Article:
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What makes one a good investor?
Ace investors say hard work, honesty, long-term perspective and an easy-to-understand investment methodology are important elements to become a successful investor
Deepak, who worked at a property brokerage firm and earned Rs 70,000 a month but he almost had no saving except for his provident fund and an insurance policy after working for over 7 years. He lived in a rented house and was not very disciplined when it came to making his monthly budget.
When he fell ill and could not continue with his job for a brief period then he realised that he should have saved more aggressively in this period.After a few months when Deepak came back to his job with a determination to multiply his excess money from stock market.He bought 100 shares of Lupin at 15,00 in January when the scrip was at
its peak and the stock's rally ended as the company like many other pharma companies were finding it difficult to get approval for their products from the US authorities.
He sold the stock at half the price he bought.He invested in Indo Count Industries stock at over Rs 201 a piece on advice from his financial adviser at a brokerage, the stock headed downward and he did not exit at the right time, therefore, incurring a huge loss.
On the other hand, Basant, a quality control professional at an apparel export house, earned the same amount as Deepak, but he was quite well-positioned financially because he maintained pragmatism.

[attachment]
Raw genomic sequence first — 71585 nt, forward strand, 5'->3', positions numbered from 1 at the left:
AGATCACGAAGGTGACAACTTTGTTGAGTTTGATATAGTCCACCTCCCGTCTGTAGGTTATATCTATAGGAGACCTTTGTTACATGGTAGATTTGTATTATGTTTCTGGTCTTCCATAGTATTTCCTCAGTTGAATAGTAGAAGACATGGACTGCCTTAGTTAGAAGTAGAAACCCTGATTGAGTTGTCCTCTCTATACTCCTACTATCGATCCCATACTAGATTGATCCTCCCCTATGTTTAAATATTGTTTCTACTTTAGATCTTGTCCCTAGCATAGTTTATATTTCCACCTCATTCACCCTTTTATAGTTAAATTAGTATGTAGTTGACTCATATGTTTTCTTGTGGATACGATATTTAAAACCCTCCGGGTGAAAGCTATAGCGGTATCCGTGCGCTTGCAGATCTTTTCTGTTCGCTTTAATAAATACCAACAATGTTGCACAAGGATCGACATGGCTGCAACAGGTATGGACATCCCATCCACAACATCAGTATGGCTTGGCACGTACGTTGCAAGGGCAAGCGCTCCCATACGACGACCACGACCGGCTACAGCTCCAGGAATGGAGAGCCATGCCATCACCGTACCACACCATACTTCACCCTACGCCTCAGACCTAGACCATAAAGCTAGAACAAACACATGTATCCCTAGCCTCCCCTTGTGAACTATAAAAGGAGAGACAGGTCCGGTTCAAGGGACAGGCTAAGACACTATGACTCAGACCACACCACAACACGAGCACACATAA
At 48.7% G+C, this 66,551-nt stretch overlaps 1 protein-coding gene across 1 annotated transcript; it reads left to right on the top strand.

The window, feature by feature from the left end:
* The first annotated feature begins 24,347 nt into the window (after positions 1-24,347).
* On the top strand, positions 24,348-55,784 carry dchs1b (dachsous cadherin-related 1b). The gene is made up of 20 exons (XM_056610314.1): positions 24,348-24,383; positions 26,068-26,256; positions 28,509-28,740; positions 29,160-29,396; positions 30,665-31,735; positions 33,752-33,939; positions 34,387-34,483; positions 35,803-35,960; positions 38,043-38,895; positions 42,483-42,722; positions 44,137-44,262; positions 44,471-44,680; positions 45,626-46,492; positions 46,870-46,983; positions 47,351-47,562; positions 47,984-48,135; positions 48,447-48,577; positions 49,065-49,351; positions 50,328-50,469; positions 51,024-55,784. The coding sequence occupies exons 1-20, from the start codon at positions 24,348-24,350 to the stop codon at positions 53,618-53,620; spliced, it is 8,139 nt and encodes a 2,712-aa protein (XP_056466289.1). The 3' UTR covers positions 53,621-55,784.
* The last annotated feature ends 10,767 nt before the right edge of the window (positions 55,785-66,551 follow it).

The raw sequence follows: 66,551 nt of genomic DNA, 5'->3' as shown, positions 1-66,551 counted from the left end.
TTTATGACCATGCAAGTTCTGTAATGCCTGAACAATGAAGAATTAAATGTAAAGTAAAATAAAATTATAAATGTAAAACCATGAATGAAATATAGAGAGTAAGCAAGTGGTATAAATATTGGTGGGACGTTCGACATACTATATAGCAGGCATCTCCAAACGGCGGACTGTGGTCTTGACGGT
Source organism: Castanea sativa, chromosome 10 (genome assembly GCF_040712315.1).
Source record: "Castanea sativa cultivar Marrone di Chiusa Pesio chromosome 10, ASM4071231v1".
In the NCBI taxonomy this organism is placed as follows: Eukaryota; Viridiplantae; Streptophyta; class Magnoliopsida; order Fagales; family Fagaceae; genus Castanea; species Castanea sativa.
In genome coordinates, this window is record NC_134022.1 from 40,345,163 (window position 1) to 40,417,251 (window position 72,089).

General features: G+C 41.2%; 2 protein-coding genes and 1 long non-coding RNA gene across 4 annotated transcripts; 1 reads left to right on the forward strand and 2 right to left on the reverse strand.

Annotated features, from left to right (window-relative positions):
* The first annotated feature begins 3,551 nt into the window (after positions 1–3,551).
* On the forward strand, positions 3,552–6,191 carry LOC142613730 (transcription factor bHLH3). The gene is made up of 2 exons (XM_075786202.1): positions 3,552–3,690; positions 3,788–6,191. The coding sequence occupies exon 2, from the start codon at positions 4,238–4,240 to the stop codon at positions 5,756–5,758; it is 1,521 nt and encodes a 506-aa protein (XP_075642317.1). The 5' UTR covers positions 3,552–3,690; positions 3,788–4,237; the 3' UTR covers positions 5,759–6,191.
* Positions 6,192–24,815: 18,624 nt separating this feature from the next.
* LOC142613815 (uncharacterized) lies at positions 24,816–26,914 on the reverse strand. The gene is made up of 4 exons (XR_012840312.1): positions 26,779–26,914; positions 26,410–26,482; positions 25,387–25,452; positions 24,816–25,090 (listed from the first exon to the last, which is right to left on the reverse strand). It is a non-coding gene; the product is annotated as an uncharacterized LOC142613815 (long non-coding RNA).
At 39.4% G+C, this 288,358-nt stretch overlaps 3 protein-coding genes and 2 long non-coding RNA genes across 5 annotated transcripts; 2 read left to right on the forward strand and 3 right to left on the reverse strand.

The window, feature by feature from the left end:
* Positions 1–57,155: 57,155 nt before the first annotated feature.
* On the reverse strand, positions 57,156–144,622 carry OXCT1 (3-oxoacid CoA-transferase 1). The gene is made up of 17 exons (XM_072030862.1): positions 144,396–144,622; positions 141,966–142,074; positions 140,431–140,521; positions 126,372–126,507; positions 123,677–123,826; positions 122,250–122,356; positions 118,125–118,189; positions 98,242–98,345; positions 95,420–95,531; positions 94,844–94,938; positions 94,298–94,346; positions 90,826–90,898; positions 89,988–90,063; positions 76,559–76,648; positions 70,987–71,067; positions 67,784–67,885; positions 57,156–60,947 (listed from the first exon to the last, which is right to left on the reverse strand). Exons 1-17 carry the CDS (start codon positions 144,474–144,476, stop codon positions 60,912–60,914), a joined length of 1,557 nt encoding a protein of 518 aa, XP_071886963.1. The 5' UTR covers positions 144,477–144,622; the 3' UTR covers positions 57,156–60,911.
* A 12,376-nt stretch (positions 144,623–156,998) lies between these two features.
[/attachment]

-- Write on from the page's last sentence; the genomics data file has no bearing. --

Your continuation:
Basant, from a remote village in Uttar Pradesh, came to Delhi in 2007 and worked for unorganised (textile production) sector units for 2-3 years and then he pursued a apparel management course with the money he had earned from his exploitative job.
He joined an export house for Rs 30,000 per month in 2010 and now he earns Rs 70,000 per month.
By the time he has bought a 2-bedroom flat in Noida extension for Rs 43 lakh with a bank loan and he is paying EMI of Rs 23,000 per month. Besides that Basant has mutual fun of 5,000 every month and since he bought ready-to-move flat he saved Rs 10,000 as rent and putting that money in two accounts -- PPF and recurring account.
Though Basant is a conservative investor, his disciplined savings habit helped him to be in financially better placed than he was in 8 years ago. On the other hand, Deepak remained in the same place.
This is not the one-off case, many young professionals think that now they are young therefore spend their entire money on enjoyment.
Some of the great investors have advised that one should invest at an early age so that their investment multiply more times.
Warren Buffett, the celebrated stock market investor, told a bunch of young people,"If you've got anything you really want to do, don't wait until you're 93." Buffett said that you don’t have to be a genius to be a good investor, but there is a lot of hard work and due diligence involved.